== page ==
Motel 6 to Ban Franchises From Providing Guest Information to ICE

A spokesperson from Motel 6's corporate headquarters tells Pacific Standard that the company will prohibit employees from voluntarily sending guest information to ICE.
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A Motel 6 in Santa Barbara, California.

A Motel 6 in Santa Barbara, California.

A report from the Phoenix New Times, published Wednesday, revealed that multiple Motel 6 locations in the Phoenix area had voluntarily given the names of guests—exclusively foreign nationals without American ID cards—to Immigrations and Customs Enforcement officers. It spread quickly across the Internet, prompting a #BoycottMotel6 hashtag on Twitter and spurring outrage from the American Civil Liberties Union.

Now, a spokesperson from Motel 6's corporate headquarters tells Pacific Standard that the company will issue a directive to its 1,400 locations prohibiting employees from voluntarily sending guest information to ICE.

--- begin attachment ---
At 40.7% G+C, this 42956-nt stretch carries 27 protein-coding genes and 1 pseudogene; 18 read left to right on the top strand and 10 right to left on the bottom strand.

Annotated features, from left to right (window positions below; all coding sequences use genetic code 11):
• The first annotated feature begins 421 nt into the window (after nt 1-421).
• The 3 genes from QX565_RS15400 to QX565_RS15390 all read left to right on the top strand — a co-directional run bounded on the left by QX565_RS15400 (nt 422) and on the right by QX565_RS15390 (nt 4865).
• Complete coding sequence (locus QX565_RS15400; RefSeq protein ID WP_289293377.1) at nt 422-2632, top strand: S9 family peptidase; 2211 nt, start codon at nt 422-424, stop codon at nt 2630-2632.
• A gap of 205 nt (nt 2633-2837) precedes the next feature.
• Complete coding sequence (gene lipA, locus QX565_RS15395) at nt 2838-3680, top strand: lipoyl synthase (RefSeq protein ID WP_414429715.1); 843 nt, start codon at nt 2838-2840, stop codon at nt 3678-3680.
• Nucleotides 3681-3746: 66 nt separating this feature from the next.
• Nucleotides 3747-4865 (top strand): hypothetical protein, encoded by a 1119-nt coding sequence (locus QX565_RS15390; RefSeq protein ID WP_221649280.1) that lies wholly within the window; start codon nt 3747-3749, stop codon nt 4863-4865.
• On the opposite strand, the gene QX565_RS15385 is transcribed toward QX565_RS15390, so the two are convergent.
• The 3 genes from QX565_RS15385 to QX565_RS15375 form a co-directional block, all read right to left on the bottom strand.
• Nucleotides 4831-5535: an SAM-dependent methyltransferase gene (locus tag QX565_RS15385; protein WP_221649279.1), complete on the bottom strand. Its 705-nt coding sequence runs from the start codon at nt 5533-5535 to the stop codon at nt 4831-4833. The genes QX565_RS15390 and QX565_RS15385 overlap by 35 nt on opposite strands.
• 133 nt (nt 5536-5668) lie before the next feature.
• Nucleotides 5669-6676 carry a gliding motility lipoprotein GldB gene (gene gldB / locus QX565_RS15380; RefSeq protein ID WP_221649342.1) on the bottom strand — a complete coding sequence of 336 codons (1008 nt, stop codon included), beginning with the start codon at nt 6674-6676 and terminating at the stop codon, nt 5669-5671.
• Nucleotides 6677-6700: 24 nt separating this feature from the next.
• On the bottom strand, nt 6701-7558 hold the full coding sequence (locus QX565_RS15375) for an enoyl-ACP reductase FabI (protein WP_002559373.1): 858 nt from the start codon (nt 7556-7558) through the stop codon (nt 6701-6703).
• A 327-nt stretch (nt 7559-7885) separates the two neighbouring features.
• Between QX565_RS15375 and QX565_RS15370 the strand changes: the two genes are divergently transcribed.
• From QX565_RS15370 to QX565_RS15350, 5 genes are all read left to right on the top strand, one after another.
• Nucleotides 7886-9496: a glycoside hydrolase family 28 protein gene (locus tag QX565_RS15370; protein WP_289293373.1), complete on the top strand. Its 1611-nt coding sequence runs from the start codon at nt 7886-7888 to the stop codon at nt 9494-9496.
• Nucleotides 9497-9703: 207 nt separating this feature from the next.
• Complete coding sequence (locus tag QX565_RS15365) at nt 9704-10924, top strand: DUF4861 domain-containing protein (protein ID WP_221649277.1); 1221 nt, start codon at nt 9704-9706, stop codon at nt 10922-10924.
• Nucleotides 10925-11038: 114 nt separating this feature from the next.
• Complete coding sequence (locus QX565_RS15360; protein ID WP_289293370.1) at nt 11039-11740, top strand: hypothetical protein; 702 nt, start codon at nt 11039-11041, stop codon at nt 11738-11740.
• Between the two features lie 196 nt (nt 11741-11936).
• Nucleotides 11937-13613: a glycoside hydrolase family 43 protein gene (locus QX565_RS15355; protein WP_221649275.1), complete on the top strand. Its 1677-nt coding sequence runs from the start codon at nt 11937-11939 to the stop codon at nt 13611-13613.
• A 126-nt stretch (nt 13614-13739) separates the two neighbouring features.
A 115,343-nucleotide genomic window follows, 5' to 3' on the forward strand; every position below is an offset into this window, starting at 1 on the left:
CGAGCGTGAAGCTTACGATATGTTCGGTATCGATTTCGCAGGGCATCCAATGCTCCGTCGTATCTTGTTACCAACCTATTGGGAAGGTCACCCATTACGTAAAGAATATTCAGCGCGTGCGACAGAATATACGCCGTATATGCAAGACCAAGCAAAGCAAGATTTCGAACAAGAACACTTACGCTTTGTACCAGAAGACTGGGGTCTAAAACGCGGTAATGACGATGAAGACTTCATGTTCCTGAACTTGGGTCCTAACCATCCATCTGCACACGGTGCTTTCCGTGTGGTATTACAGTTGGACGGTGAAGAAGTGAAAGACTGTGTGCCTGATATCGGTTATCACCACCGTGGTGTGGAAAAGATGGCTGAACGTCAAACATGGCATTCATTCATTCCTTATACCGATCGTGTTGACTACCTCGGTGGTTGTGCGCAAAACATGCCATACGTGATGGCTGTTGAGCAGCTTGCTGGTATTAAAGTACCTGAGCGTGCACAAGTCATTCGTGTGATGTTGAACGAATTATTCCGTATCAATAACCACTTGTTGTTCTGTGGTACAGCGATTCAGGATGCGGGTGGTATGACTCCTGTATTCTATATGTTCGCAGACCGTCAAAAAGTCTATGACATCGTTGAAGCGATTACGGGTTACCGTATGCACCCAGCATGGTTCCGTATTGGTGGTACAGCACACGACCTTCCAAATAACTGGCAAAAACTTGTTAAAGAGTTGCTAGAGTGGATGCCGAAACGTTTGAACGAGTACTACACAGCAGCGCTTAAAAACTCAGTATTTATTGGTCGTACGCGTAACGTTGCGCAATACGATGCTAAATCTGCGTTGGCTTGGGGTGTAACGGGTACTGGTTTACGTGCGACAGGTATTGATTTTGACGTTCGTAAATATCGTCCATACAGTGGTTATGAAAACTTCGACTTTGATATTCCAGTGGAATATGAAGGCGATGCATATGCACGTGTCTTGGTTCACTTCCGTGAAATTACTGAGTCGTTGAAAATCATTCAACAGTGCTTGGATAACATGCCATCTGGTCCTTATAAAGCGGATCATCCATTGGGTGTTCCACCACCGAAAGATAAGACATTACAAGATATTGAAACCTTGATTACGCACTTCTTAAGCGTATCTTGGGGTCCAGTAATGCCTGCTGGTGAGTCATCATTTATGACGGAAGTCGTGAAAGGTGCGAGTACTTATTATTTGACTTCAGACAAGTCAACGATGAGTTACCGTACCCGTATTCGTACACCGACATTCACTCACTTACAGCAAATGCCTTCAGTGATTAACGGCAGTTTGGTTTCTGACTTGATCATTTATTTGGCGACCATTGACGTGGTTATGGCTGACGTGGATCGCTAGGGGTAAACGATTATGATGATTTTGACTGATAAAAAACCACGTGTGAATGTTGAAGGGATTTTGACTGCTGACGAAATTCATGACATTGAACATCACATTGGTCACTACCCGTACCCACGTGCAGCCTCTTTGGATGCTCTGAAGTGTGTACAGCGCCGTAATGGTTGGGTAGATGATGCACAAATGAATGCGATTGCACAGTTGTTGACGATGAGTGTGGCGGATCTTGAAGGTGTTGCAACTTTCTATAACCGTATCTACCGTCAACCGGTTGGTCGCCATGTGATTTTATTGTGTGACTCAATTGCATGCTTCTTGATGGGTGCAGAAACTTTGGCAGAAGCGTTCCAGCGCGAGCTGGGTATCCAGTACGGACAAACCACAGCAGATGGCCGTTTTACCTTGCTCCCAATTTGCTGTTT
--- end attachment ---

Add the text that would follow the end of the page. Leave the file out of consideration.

"To help ensure that our broader engagement with law enforcement is done in a manner that is respectful of our guests' rights, we will be undertaking a comprehensive review of our current practices and then issue updated, company-wide guidelines," Motel 6 spokeswoman Raiza Rehkoff told Pacific Standard in an email. "Protecting the privacy and security of our guests are core values of our company. Motel 6 apologizes for this incident and will continue to work to earn the trust and patronage of our millions of loyal guests."

The motel chain issued an apology Wednesday, and argued that the exchange of information occurred "at the local level, without the knowledge of senior management."

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